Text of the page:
Romans 10:13-17
clearly states
13for, "Everyone who calls on the name of the Lord will be saved."
14How, then, can they call on the one they have not believed in? And how can they believe in the one of whom they have not heard? And how can they hear without someone preaching to them? 15And how can they preach unless they are sent? As it is written, "How beautiful are the feet of those who bring good news!"
16But not all the Israelites accepted the good news. For Isaiah says, "Lord, who has believed our message?"[c] 17Consequently, faith comes from hearing the message, and the message is heard through the word of Christ.

No one has ever came to saving faith without first receiving the gospel delivered via a verbal medium.
Those who are inclined to say of their witnessing “It’s not about preaching at people! It's about demonstrating!” are inevitably challenging clear scriptural precedent regarding the General Call to respond to the offer of salvation.

Yet Hybels seems to have the view that such preaching will only serve as a hindrance to evangelism (which is in of itself an oxymoron) for in his testimonies throughout the book, never once is there an actual explanation of the full, biblical gospel (Sin, Moral Law, the judgment to come, Repentance and Faith, Dying to Self, New Birth, Surrendering to the Lordship of Christ, the Cost of discipleship) despite his repeated admonitions to the reader about being spirit-led.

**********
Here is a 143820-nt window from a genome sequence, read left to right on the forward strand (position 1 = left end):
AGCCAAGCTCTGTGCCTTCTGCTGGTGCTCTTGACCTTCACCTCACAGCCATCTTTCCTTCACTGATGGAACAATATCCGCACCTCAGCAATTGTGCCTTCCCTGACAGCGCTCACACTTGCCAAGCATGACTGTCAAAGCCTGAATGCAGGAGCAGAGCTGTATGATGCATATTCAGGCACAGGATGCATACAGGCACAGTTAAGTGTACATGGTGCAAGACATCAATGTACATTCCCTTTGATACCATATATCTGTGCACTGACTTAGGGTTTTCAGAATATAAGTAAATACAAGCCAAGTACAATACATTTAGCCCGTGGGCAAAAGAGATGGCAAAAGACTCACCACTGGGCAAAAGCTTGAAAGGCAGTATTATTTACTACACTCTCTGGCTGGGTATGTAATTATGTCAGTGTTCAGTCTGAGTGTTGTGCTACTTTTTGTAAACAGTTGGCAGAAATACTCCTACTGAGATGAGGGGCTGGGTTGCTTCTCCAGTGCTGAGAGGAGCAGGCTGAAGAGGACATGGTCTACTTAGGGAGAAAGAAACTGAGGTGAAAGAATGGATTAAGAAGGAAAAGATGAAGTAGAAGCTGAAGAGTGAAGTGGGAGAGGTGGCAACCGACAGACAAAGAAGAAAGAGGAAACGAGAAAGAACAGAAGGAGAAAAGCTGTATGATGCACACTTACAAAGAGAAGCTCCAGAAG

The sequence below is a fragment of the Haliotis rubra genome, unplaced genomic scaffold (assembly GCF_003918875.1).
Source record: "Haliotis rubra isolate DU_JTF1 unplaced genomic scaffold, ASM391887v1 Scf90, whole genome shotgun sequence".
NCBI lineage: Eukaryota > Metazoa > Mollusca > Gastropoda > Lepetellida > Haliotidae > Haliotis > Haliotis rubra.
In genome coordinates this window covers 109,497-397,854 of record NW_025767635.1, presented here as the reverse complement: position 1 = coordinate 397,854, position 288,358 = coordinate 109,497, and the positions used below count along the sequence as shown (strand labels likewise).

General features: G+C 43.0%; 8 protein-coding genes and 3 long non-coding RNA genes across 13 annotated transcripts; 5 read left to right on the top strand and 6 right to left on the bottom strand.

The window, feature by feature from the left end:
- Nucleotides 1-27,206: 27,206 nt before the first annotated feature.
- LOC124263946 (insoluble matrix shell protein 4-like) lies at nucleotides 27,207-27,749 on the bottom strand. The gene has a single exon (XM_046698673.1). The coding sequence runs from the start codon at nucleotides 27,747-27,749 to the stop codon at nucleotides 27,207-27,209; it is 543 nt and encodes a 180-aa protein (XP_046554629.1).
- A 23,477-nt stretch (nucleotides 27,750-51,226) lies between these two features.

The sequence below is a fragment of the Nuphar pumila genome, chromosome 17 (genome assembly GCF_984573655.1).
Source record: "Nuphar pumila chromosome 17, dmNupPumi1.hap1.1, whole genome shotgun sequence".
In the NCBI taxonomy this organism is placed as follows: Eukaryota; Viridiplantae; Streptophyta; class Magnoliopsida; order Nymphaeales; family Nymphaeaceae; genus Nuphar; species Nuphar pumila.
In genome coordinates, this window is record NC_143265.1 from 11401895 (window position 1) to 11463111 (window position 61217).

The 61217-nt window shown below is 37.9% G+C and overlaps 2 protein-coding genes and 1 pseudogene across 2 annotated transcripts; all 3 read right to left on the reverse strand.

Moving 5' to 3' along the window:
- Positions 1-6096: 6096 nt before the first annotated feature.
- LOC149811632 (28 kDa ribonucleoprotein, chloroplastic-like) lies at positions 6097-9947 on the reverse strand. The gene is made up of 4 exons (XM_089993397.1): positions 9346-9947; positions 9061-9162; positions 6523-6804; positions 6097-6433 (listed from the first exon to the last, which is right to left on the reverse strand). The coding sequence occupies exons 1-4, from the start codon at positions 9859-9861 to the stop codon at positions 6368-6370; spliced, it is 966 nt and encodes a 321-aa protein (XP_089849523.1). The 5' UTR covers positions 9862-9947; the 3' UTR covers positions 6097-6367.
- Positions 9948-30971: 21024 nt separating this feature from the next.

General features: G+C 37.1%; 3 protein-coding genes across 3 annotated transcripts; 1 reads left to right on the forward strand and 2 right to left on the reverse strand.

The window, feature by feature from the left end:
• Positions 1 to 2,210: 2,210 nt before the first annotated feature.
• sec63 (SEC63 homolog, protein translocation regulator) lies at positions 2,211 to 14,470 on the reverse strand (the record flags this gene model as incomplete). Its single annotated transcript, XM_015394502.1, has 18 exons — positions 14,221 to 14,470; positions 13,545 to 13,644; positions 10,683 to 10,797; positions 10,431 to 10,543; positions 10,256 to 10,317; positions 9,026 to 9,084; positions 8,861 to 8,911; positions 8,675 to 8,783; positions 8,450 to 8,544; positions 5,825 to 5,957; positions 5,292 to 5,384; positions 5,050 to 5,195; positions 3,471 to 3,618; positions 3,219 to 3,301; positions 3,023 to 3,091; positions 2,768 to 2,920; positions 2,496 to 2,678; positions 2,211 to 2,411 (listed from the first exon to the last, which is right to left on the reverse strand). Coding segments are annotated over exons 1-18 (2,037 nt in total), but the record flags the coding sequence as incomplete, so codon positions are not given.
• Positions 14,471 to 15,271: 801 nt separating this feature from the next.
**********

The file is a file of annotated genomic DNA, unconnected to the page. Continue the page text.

Ergo, I seriously do not recommend this resource if one’s intention is to build a healthy outreach ministry within their church.

It you’re an elder or deacon at a local church, please consider the following: How eager are you to see others know the love of God as expressed in the cross? Your family? Friends? Classmates? Co-workers?
Consider the following scenario: A non-christian comes to Lifegroup on a frequest basis. Week after week they have been coming to attend the fellowship, participate in praise and worship, listen to the teaching and in general ‘hang out”.
Yet they remain unsaved.

Take the time to ask yourself regarding how you treat unbelievers whenever they're in our midsts: are you ever going to actually give them the message which will save them from Hell? Will you ever tell them the truth clearly enough regarding that their sins and wicked works have made them enemies of God, that they are currently on the path that leads not to heaven, but to eternal wrath unless they repent and put their trust in the savior?